A closer look at the data suggests some interesting patterns in consumer spending.8 For example, the reasons cited most often by our respondents for spending less than last year during the 2017 holiday season encompass factors such as saving more, paying down debt, higher food prices, and a worsened financial situation, among others (see “Top reasons for planning to spend less this holiday season”).

Top reasons for planning to spend less this holiday season

Top reasons for planning to spend more this holiday season

While shoppers may aspire to be less consumed by consumerism,9 the numbers tell a different story—namely, that the lure of shopping, with its own type of experience, is likely to remain in high demand. All of this likely bodes well for retailers that can provide a differentiated shopping experience along with unique products, an assortment of in-demand merchandise, and a variety of shipping options.

Moreover, a demographic analysis of our survey results reveals that higher-income shoppers are expected to spend nearly double ($2,226) the overall average ($1,226), while households with annual incomes under $50,000 are likely to spend about 48 percent of this amount. Those with graduate or professional degrees are slightly more likely to earn and spend more than other segments.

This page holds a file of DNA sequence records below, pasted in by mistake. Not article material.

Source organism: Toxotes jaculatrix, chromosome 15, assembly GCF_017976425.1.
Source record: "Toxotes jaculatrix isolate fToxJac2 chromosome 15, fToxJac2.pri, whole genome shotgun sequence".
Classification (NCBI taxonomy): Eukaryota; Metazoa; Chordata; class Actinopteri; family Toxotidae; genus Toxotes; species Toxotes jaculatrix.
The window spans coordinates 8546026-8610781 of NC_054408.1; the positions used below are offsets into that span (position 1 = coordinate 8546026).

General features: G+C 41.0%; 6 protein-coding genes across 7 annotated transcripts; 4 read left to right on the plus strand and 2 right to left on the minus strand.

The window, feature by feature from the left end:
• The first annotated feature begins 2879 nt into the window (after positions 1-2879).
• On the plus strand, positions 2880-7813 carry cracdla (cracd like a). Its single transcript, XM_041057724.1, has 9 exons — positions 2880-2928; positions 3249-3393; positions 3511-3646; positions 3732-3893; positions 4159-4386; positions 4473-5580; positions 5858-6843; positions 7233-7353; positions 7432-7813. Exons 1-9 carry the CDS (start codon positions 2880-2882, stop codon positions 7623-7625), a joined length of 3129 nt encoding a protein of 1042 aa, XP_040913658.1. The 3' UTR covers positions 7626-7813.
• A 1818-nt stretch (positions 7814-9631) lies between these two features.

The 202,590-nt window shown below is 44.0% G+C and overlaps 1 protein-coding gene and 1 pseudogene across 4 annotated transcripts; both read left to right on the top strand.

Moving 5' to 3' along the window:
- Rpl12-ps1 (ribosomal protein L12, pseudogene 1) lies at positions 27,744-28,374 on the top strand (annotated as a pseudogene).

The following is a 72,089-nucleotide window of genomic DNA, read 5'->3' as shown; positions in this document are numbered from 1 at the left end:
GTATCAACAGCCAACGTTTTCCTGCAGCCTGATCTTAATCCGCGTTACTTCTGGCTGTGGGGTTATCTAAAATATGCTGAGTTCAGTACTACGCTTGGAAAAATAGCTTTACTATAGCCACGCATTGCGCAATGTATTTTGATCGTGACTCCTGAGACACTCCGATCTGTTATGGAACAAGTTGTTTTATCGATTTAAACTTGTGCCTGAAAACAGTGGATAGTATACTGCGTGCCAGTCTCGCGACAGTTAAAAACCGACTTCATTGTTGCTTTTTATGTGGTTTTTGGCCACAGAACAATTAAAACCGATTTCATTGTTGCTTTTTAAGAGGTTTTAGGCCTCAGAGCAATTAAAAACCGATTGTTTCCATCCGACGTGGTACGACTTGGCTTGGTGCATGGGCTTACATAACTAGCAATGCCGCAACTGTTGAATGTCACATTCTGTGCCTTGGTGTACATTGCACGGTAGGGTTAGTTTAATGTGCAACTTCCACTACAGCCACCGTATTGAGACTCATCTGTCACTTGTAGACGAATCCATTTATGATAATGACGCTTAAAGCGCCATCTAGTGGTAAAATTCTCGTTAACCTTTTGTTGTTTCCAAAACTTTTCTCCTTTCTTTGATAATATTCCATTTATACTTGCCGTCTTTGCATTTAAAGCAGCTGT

Holiday spending differs among demographics

Digital influence: Importance of a mixed retail presence

Today, consumers have more options for how and where to spend their money, with both switching costs and brand loyalty lower than ever before. To survive, many retailers are finding ways to serve individual consumers in ways tailored to their circumstances and desires—transforming both their value propositions and their business models.

Online has edged out in-store this holiday season as consumers’ preferred retail channel, capturing 51 percent of our respondents’ anticipated holiday spend. In-store purchases, on the other hand, are likely to account for only about 42 percent of our respondents’ holiday spend. (The remaining 7 percent of spend is expected to occur through channels such as print catalogs and direct mail promotions.) This may represent a watershed moment in holiday retail, as last year’s survey showed respondents’ spending split equally between online and in-store, at 47 percent each. Also noteworthy is that 3 out of 10 survey respondents said that it is important that retailers have both a physical and an online presence.

The retailers most likely to survive amidst the rising tide of online purchases are those that can provide a tremendous variety of offerings while maintaining a more personalized level of customer engagement than their competitors, regardless of the interaction channel.10 Our survey suggests that several competitive attributes are especially important in helping retailers win consumer wallet share: